Contributions To Dentistry – Emeline Roberts Jones
Emeline Roberts Jones is a pioneering figure in the history of dentistry. Her trailblazing opened the door to an entire generation of female dentists, not to mention being a landmark moment in the history of feminism as well. Despite living during a time when most scientific and medical fields were off limits to women, she proved that female medical practitioners were just as capable and accomplished as their male counterparts.
As with many aspects of development, the breakthrough moments of a few individuals can have a profound impact on not only the field in which those individuals work, but on society as a whole. This was certainly the case with Emeline Roberts Jones, and it’s a shame that more people do not know about her important contributions to dentistry.
At Grand Lake Dental, we like to take a moment to celebrate the tremendous achievements of those who came before us, and thank them for the impact they had on making dentistry, and by extension, the world a better place. Emeline Roberts Jones was a true hero and innovator, and it’s only right to acknowledge her accomplishments.
Who was Emeline Roberts Jones?
Emeline Roberts Jones was born in 1836 in the United States. Growing up in the Northeast, primarily Connecticut and Rhode Island, she lived during a time when there were no practicing female dentists in the United States. In fact, when she married the dentist Daniel Jones at age 18, he said to her that dentistry was an unsuitable profession for women, citing their “frail and clumsy fingers.”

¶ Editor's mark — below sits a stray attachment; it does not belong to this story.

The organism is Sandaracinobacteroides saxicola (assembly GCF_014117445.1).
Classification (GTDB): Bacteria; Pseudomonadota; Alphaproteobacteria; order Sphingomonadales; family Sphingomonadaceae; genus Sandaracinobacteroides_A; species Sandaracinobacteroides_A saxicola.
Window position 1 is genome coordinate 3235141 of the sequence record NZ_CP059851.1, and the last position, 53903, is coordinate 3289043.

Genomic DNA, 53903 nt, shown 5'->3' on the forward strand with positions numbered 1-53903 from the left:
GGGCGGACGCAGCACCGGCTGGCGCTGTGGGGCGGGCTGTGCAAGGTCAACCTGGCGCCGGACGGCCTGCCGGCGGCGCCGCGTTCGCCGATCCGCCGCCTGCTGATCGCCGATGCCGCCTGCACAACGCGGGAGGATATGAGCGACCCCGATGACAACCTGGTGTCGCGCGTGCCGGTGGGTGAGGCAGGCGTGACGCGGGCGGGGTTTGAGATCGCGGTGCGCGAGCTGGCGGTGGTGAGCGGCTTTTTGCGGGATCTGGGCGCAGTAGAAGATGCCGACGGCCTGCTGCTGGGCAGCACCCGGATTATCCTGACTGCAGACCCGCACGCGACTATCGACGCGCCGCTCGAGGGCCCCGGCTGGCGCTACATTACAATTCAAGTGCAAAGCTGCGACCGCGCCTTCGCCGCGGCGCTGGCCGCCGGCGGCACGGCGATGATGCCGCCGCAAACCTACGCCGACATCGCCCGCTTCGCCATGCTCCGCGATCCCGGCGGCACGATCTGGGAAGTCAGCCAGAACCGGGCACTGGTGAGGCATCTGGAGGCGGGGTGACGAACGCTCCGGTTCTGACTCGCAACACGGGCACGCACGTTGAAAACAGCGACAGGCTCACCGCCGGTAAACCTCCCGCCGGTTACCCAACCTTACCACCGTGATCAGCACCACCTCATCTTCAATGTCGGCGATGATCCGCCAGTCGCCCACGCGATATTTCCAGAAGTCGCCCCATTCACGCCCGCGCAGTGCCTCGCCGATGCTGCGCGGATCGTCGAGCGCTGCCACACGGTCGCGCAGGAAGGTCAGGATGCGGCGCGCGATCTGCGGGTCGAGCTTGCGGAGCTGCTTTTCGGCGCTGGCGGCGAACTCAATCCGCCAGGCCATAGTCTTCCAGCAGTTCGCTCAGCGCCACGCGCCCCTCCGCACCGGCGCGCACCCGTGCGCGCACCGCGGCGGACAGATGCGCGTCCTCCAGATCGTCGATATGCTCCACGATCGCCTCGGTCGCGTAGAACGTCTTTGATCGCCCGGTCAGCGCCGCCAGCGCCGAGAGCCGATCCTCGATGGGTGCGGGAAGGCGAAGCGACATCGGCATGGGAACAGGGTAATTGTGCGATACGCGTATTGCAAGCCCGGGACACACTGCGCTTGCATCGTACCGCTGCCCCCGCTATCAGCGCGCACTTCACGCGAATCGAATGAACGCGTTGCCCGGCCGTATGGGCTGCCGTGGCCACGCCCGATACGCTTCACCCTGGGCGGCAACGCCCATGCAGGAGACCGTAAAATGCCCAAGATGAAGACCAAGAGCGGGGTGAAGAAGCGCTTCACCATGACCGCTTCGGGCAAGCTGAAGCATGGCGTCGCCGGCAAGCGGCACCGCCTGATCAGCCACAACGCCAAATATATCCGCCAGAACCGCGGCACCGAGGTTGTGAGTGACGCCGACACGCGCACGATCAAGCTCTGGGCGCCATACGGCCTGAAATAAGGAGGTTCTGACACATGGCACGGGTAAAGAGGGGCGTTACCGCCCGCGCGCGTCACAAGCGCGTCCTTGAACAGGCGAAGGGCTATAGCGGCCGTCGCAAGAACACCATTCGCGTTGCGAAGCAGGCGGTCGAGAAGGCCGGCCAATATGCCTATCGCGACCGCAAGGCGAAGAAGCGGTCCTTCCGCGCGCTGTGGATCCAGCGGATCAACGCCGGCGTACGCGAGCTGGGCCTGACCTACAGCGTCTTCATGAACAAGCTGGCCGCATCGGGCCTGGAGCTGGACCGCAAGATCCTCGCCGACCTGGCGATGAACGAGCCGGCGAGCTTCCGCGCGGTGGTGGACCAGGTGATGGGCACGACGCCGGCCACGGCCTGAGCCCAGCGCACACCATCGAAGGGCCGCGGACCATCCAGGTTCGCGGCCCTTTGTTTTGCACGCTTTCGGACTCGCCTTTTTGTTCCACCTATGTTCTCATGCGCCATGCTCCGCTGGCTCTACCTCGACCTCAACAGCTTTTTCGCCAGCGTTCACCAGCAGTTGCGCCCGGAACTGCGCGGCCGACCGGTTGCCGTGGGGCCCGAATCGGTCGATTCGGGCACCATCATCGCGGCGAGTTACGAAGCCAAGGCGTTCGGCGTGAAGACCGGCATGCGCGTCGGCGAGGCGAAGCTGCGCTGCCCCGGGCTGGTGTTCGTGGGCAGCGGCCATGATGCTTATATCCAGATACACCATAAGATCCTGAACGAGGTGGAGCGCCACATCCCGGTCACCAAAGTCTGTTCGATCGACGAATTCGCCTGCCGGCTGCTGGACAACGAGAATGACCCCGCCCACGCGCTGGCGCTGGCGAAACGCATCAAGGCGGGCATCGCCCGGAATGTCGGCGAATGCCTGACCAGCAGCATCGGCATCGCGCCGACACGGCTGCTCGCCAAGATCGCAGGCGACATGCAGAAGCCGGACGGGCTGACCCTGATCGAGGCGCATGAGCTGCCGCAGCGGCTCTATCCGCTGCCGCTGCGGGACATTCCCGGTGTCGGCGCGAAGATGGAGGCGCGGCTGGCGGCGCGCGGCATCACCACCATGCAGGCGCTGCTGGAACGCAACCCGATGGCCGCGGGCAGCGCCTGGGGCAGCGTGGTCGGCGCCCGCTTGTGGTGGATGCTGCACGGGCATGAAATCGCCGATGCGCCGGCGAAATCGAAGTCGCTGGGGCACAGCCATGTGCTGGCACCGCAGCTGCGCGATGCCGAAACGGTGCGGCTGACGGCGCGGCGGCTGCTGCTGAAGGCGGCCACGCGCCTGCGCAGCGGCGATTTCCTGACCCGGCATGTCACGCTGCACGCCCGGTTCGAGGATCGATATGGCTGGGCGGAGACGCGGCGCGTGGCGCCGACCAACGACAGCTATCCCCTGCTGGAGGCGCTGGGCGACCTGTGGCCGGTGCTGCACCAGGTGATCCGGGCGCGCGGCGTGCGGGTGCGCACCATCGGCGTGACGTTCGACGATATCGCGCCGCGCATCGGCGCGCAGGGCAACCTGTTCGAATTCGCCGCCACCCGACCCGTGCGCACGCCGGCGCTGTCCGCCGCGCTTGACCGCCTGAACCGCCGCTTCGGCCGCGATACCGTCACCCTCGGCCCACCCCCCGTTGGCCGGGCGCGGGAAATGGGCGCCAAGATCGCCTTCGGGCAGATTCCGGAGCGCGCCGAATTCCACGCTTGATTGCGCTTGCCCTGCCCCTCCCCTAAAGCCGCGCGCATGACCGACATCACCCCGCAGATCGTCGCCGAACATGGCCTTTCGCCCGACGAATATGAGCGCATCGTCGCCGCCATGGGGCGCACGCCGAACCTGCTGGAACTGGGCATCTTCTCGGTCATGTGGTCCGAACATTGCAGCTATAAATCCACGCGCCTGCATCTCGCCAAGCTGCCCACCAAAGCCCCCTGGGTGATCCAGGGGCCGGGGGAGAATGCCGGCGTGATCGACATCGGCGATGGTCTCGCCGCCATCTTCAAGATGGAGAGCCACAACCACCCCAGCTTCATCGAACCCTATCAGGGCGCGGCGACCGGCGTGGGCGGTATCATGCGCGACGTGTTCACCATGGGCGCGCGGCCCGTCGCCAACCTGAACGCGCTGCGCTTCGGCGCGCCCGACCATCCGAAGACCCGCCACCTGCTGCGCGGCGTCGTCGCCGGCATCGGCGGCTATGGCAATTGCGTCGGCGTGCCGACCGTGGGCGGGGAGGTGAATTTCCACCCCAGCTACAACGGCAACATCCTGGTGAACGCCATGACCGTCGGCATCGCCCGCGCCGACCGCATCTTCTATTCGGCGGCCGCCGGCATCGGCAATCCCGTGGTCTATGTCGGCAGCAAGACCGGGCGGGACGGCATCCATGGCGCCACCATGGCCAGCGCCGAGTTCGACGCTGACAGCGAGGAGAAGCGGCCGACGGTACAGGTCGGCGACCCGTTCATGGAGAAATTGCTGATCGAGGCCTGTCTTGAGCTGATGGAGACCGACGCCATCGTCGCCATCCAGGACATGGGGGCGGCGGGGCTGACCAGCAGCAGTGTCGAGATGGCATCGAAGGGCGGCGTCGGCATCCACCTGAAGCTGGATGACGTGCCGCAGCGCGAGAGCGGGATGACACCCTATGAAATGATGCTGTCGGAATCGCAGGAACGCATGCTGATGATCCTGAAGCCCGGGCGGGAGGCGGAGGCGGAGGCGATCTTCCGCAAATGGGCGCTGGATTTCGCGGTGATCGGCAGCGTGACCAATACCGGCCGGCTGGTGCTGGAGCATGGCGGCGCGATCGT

A decade later, the prominent dentist Dr. George Baker, who also happened to serve as the editor of the Dental Times, wrote that, “The very form and structure of woman unfits her for its [dental surgery] duties.” Unbeknownst to him, Jones had already been treating dental patients for the past ten years, making her the first woman in history to practice dentistry in the United States.
She managed to accomplish this over the objections of her husbands by studying in secret. She went so far as to practice filling cavities in hundreds of extracted and discarded teeth. This convinced her husband that she could do the job, and she became his assistant in 1855.
After her husband died in 1864, she took over his practice. She would travel around the Northeast with a portable dentist’s chair, until she opened a dental office in New Haven, Connecticut in 1876, which grew into one of the state’s largest practices. In addition, Jones was a member of the Woman’s Advisory Council of the World’s Columbian Dental Congress in 1893. A few years prior to her retirement, she was made an honorary member of both the Connecticut State Dental Society and the National Dental Association. For all these accomplishments, she was inducted into the Connecticut Women's Hall of Fame in 1994.
What was dentistry (and society) like in Emeline Roberts Jones’ era?